When one has a daily blog and a peaceful life one sometimes feels that there's nothing to say for the day. Like the well has run dry.
That's part of what I like about the treasury, interview and project posts. Those are recurring things. They're in flux and ever fresh without a huge amount of emotional effort involved in writing about them. That is most of the effort involved has been expended before they're posted here. Not so my other posts.
When the well of inspiration runs dry I try to think of things that have inspired me that I could share. Poetry is one of those things. But not everyone is a fan of poetry. I prefer to think that it's because of a lack of proper exposure.
I've found that without fail, when someone says 'I don't like cats' and I say 'Have you ever had one?' they say 'No.' Well, then how do they know? Cats are all different. If you don't like one cat, you may adore another. And most cats aren't easy to know. They tend to be private animals choosing their objects of affection with care. So then I assume that you don't like cats because you've never known the right cat or the right cat has never know you.
Poetry is similar. When someone tells me they don't like poetry I assume that they've never known or been known by the right poem.
And I get the feeling that many of you who kindly come here to read my blog have little to say about poetry. Those posts get the fewest comments. Part of me wants to write about something else. The rest of me wants to find the right poem.
I started out with an exerpt of Smart's 'Jubilate Agno' called 'My Cat Jeoffry' but when I discovered just how well known that is I decided to do something else. If you've never read 'My Cat Jeoffry' never fear, I'll share it later.
Today I want to share another cat poem that I discovered a few years ago. I printed it out and tucked it away and just thought of it again today. It's called 'Cat in an Empty Apartment' by Wislawa Szymborska and this is translated from the Polish by Joanna Maria Trzeciak.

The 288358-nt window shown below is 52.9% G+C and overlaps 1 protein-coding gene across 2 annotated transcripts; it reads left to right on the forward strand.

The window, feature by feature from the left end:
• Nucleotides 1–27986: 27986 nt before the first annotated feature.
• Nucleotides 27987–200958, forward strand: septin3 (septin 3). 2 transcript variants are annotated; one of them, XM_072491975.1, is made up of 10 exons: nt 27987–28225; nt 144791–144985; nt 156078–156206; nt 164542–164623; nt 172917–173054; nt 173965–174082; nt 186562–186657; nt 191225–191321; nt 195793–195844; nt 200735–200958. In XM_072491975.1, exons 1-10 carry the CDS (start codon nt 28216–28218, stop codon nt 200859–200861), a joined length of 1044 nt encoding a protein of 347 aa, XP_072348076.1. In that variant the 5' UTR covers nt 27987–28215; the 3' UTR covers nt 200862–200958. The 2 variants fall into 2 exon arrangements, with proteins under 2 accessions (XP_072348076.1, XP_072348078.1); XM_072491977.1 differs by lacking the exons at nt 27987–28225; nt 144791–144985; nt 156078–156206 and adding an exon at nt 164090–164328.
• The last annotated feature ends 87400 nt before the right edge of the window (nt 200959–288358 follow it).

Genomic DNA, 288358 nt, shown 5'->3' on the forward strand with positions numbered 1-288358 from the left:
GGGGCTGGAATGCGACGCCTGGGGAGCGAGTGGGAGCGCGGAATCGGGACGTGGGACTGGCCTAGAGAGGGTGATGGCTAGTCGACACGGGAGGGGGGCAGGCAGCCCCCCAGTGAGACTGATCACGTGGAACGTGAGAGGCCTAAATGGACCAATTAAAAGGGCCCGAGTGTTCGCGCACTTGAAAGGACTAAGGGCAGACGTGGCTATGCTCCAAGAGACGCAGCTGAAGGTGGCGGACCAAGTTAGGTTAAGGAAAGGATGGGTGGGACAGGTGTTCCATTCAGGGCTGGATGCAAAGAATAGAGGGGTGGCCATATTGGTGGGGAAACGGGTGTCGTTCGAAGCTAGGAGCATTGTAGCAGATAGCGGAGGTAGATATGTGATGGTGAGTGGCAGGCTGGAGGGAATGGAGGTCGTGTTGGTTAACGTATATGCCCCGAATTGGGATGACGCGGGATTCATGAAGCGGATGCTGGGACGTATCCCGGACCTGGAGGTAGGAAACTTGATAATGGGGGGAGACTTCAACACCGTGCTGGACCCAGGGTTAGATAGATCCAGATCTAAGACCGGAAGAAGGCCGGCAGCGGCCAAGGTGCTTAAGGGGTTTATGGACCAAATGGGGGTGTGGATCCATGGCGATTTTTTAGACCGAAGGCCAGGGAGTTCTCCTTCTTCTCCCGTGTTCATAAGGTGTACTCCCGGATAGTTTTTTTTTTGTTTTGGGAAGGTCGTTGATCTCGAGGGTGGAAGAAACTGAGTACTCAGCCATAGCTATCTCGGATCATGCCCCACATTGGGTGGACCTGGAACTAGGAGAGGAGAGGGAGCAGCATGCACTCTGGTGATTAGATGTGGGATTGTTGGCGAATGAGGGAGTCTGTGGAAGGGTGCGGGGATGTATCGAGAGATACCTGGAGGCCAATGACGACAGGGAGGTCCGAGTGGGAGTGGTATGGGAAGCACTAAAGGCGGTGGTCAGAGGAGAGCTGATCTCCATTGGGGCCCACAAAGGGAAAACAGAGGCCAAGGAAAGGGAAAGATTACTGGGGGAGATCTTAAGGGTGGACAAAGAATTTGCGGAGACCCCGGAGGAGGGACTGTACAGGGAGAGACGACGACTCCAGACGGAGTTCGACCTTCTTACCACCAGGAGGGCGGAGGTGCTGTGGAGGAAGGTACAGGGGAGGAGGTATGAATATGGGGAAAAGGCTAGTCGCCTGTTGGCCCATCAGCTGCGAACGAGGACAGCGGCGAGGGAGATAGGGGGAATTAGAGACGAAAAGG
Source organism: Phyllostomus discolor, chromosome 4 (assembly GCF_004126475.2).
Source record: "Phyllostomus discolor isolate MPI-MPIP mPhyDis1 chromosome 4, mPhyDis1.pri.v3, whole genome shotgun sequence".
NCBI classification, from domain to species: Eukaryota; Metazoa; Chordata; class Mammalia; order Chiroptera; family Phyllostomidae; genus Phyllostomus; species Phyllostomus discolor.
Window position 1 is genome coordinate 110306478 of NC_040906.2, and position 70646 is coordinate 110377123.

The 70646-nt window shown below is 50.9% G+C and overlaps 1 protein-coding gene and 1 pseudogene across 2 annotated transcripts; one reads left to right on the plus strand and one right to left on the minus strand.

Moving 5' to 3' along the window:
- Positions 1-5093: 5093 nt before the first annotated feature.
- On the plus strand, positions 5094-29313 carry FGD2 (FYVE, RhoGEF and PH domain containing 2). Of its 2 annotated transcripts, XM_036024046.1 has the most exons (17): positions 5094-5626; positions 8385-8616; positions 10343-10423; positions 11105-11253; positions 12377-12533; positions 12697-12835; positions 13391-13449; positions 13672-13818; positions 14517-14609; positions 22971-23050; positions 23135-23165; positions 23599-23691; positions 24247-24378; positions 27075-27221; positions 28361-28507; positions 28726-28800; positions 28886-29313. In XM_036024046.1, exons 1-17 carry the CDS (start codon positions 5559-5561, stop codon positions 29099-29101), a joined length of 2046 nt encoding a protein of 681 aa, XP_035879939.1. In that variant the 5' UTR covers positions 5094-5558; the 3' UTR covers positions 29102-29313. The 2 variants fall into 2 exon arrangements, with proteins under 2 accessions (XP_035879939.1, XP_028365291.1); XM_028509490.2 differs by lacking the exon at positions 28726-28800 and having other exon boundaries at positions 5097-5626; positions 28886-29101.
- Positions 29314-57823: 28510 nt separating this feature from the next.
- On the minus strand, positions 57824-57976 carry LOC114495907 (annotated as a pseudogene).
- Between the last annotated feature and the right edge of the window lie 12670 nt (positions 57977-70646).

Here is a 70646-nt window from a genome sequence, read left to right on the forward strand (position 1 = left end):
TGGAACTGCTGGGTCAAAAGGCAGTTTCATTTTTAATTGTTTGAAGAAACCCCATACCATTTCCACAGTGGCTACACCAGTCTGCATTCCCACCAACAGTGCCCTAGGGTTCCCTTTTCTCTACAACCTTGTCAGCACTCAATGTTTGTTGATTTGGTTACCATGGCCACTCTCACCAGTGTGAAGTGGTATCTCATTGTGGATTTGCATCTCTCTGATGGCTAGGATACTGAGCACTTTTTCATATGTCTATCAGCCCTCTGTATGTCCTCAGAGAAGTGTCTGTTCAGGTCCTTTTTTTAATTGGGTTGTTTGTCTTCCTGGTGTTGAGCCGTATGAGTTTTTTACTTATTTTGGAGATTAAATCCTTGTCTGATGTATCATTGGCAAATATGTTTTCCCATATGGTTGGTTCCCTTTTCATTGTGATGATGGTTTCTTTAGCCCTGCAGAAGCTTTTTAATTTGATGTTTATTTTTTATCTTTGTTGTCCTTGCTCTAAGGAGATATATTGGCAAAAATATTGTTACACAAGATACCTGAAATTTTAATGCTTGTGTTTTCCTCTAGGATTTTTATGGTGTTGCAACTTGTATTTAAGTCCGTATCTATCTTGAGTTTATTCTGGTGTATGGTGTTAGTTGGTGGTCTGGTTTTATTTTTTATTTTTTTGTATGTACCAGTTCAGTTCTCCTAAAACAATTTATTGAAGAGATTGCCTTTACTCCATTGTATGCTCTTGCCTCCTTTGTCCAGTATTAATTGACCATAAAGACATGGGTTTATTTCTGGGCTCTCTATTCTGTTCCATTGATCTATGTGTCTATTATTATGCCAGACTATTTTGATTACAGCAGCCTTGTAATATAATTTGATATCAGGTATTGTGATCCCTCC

Die—you can't do that to a cat.
Since what can a cat do
in an empty apartment?
Climb the walls?
Rub up against the furniture?
Nothing seems different here,
but nothing is the same.
Nothing has been moved,
but there's more space.
And at nighttime no lamps are lit.
Footsteps on the staircase,
but they're new ones.
The hand that puts fish on the saucer
has changed, too.
Something doesn't start
at its usual time.
Something doesn't happen
as it should.
Someone was always, always here,
then suddenly disappeared
and stubbornly stays disappeared.
Every closet has been examined.
Every shelf has been explored.
Excavations under the carpet turned up nothing.
A commandment was even broken,
papers scattered everywhere.
What remains to be done.
Just sleep and wait.
Just wait till he turns up,
just let him show his face.
Will he ever get a lesson
on what not to do to a cat.
Sidle toward him
as if unwilling
and ever so slow
on visibly offended paws,
and no leaps or squeals at least to start.
There are so many things I love about that poem. I love the precision of the language, and it's simplicity, the way it never rises to an emotional pitch or overplays its hand but how you can sense what lies beneath.
I love how obvious it is that Szymborska knows cats.
I love the sense of disbelief that permeates it. The 'this can't be happening to me, I know this isn't happening to me' when of course all the evidence says it is happening to me.
I love that the poet acknowledges that grief can lead to acting out, breaking rules we normally wouldn't-- whether its because the rules seem less important now or whether we just need someone to see that we don't care anymore, especially since we do.
I love the bits of anger that are tossed in and the 'sleep and wait', because that's often how it is. I love the plaintiveness of 'nothing seems different here, but nothing is the same.' Like sticking your finger in water and pulling it out. No hole is left and the only disturbance is in the ripples in the surrounding water.
I love how I've had this poem for years, and just today, I find that this isn't about cats at all.
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